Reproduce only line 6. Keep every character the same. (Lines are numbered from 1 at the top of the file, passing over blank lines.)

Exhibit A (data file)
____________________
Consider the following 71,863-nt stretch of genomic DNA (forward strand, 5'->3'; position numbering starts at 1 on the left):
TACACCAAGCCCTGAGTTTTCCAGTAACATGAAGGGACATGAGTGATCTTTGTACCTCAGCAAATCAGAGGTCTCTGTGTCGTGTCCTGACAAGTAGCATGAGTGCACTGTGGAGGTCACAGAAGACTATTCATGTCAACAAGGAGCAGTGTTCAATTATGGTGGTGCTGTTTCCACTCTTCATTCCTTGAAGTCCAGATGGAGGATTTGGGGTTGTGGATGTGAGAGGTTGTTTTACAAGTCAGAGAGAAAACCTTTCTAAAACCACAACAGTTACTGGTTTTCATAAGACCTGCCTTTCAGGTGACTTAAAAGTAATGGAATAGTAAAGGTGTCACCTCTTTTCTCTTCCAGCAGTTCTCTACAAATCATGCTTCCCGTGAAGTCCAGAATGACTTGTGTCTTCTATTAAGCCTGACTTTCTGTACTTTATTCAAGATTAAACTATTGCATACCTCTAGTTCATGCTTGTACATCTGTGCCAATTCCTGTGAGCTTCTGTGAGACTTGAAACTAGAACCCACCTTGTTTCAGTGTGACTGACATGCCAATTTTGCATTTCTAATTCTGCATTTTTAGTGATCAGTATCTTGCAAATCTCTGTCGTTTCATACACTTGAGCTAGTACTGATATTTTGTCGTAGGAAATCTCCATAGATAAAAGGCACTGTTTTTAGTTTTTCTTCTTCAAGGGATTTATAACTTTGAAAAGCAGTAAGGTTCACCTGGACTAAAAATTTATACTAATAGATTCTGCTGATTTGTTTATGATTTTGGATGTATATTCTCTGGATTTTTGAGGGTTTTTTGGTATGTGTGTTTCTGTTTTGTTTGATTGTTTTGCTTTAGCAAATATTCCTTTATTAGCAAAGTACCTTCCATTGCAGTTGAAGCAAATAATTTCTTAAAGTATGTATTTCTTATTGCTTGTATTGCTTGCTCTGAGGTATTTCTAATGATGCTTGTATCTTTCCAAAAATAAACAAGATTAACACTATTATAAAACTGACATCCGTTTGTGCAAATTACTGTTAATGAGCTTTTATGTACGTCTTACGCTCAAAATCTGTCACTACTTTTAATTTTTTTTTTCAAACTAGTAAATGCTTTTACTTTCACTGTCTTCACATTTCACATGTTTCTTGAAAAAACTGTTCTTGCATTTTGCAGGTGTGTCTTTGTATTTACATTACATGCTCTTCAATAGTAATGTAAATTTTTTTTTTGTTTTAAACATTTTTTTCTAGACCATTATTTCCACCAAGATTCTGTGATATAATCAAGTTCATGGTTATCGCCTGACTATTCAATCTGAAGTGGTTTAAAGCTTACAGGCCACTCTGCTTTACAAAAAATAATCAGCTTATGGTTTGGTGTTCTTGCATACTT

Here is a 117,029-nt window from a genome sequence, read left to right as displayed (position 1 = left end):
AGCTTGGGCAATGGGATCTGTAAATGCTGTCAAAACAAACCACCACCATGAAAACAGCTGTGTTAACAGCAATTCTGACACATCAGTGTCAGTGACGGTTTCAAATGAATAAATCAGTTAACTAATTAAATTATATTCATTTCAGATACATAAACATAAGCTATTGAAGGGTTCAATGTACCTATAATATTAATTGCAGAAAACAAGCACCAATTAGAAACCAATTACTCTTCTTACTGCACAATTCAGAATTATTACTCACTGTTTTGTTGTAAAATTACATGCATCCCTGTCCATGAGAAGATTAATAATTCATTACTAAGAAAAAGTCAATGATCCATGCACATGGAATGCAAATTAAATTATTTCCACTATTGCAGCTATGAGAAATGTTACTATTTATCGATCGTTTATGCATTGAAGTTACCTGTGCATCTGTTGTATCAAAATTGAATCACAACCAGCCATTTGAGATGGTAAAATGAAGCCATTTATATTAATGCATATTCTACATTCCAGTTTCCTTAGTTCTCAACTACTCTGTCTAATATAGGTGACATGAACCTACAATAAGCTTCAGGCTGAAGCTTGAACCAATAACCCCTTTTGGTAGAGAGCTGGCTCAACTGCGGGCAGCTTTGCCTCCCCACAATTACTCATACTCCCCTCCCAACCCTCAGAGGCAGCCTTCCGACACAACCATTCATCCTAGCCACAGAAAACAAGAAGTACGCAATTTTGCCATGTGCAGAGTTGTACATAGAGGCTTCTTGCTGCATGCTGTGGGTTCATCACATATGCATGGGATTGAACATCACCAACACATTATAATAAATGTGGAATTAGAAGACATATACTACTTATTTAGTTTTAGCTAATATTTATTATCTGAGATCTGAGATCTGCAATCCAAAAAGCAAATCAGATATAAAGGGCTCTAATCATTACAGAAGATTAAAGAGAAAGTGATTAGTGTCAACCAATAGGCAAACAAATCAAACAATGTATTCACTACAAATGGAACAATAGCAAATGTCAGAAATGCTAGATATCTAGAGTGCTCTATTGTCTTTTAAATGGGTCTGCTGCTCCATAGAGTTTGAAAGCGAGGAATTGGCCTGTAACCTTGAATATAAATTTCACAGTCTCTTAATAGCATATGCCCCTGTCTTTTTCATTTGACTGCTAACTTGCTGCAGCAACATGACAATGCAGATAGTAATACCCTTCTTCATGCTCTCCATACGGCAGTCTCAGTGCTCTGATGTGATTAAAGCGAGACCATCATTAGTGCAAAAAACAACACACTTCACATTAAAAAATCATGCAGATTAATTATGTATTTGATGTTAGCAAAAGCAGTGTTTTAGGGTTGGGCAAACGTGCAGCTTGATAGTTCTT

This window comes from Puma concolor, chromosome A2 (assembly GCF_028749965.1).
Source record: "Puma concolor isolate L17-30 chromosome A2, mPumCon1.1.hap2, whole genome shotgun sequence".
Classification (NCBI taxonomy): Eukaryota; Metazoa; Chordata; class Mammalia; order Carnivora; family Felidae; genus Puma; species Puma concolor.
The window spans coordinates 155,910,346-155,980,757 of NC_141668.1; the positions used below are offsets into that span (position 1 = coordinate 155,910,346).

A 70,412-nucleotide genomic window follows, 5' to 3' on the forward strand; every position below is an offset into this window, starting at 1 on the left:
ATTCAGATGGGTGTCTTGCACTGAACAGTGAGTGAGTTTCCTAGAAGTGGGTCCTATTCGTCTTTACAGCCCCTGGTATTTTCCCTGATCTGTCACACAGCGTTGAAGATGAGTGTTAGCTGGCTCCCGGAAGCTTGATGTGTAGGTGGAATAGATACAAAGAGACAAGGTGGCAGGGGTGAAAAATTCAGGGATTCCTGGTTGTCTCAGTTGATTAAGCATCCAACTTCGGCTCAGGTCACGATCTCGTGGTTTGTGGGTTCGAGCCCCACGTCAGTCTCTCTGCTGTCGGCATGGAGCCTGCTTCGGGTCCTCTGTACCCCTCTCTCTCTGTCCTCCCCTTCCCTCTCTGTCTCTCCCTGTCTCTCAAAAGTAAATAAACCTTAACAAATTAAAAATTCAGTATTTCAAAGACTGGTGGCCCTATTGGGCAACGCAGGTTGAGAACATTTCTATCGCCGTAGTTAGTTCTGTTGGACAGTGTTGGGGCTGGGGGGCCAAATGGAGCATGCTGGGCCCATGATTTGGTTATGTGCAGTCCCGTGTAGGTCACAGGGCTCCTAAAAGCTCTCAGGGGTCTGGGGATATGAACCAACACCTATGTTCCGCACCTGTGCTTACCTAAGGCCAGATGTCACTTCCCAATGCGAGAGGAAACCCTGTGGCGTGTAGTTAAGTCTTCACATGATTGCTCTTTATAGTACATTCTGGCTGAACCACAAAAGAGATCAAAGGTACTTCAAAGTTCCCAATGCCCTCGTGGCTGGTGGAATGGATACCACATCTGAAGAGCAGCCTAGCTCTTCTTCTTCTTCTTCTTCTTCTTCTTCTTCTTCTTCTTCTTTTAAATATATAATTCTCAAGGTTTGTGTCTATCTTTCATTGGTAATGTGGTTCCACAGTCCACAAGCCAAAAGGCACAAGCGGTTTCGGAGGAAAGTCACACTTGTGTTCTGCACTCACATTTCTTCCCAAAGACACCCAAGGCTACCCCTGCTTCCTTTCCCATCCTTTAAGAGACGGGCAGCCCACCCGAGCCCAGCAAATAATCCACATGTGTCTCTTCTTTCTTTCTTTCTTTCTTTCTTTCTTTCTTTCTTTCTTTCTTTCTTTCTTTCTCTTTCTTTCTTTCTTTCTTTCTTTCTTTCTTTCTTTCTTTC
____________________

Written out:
Source record: "Puma concolor isolate L17-30 chromosome A2, mPumCon1.1.hap2, whole genome shotgun sequence".